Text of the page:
Boehner to resign as Speaker, quit Congress in October

Ohio Republican John Boehner announced he would resign as Speaker of the House © Joshua Roberts
Speaker of the House John Boehner has announced he would resign and give up his seat in Congress at the end of October.

Boehner, a Republican from Ohio, became Speaker in January 2011, following the midterm election that gave GOP the majority in the House of Representatives.

“I was never in the legacy business,” he said at the press conference Friday afternoon, shrugging off suggestions that the resignation was inspired by the papal visit or the rebellion in Republican ranks.

“It’s become clear to me that this prolonged leadership turmoil would do irreparable harm to the institution” of the Speaker, he told reporters.

Boehner thanked his family, staff and constituents for electing him 13 times. He spent 25 years in Washington.

“Really, it’s been wonderful,” he said.

The announcement comes as Republicans square off with with minority Democrats over funding arrangements. The impasse threatens to cause a government shutdown on October 1.

In a statement released by an aide, Boehner said he would be resigning "for the good of the Republican Conference and the institution."

The aide told reporters that the Ohio lawmaker had originally planned to leave at the end of last year, but decided to stay on after the House Majority Leader Eric Cantor, a Virginia Republican, suffered a shocking loss in the primaries.

"He didn't give anyone a heads up. This was a complete surprise to all of us," said Representative Darrell Issa, a California Republican, according to the Washington Post.

Unhappy with Boehner's leadership, more than 30 Republican lawmakers have previously threatened a no-confidence vote, which would have forced him to rely on support from Democrats to remain in charge of the House.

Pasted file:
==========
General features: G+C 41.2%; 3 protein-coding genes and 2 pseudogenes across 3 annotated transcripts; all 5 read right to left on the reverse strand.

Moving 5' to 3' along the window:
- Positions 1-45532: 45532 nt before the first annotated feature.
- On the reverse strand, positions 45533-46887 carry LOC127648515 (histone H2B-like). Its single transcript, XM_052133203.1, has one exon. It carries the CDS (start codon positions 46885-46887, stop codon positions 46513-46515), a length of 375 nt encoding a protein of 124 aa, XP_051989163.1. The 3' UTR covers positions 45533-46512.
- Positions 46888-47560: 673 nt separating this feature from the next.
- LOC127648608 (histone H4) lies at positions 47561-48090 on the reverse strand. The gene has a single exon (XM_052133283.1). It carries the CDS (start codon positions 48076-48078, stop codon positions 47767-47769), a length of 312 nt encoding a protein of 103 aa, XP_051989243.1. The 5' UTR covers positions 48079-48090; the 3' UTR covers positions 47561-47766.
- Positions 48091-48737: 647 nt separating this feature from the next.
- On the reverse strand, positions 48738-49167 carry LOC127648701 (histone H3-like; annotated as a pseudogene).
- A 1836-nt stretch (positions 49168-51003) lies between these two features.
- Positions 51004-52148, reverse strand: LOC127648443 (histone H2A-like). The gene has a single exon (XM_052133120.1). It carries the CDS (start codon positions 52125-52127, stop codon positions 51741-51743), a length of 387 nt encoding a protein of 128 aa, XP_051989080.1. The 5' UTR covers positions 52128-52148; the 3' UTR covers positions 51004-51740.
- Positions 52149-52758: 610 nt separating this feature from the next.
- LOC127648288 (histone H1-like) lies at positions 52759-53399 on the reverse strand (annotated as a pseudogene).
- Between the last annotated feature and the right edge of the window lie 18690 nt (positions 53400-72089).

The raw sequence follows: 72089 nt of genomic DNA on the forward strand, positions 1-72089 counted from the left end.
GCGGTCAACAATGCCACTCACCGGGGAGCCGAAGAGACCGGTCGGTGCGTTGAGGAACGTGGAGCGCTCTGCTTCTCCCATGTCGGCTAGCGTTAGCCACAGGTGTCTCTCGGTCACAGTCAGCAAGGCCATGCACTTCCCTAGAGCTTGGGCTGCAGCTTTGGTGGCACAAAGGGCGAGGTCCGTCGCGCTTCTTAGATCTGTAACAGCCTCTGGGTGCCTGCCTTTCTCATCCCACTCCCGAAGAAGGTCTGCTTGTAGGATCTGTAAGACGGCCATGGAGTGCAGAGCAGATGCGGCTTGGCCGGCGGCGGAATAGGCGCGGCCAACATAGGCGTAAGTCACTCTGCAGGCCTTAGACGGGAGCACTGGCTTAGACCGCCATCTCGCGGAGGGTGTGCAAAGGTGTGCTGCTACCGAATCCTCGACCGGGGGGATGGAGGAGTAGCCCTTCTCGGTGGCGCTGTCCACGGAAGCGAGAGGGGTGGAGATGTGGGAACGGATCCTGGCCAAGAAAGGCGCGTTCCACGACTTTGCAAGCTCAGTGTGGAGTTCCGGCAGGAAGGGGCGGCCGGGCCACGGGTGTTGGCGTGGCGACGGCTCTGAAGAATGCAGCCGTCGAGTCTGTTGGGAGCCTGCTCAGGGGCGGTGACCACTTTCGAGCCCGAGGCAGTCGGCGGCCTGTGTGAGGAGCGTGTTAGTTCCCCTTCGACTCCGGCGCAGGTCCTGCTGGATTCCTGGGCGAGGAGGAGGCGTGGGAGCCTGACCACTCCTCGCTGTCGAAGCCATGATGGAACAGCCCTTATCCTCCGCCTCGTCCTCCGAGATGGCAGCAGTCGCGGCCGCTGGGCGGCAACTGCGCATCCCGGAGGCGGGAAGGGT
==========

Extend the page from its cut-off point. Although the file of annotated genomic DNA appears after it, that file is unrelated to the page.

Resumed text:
He appears to have decided to leave on his own terms, rather than be ousted in a rebellion.

Though his colleagues were surprised by the announcement, Boehner appears to have hinted at it to reporters. On Thursday evening, he told two reporters — one from Politico and another from the Washington Post — that he had nothing left to accomplish after he brought Pope Francis to the Capitol, Politico reported.

“We don’t simply want to move the deck chairs around,” Louisiana Republican John Fleming told the Washington Post.

Fleming added that Boehner’s move makes a government shutdown next week “highly unlikely.” 

A press conference was scheduled for 10 am, but at 10:45 minutes later an aide came out and told the reporters that Boehner had left "out the back door" and that he would not be speaking to the press after all.

One of the names mentioned as Boehner's possible successor is the current House Majority Leader Kevin McCarthy, a California Republican who has been in office for less than a decade.

California Republican Nancy Pelosi, current House Minority Leader and Boehner's predecessor when her party held the majority, compared the Speaker's resignation to a major earthquake.

Boehner's resignation was applauded by the more conservative Republicans.

"Speaker Boehner was not responsive to what activists wanted, and it shows through the terrible approval ratings of Congress. We need a new speaker that represents the entire caucus, not just the special interests in Washington," said Adam Brandon, CEO of the conservative advocacy group FreedomWorks.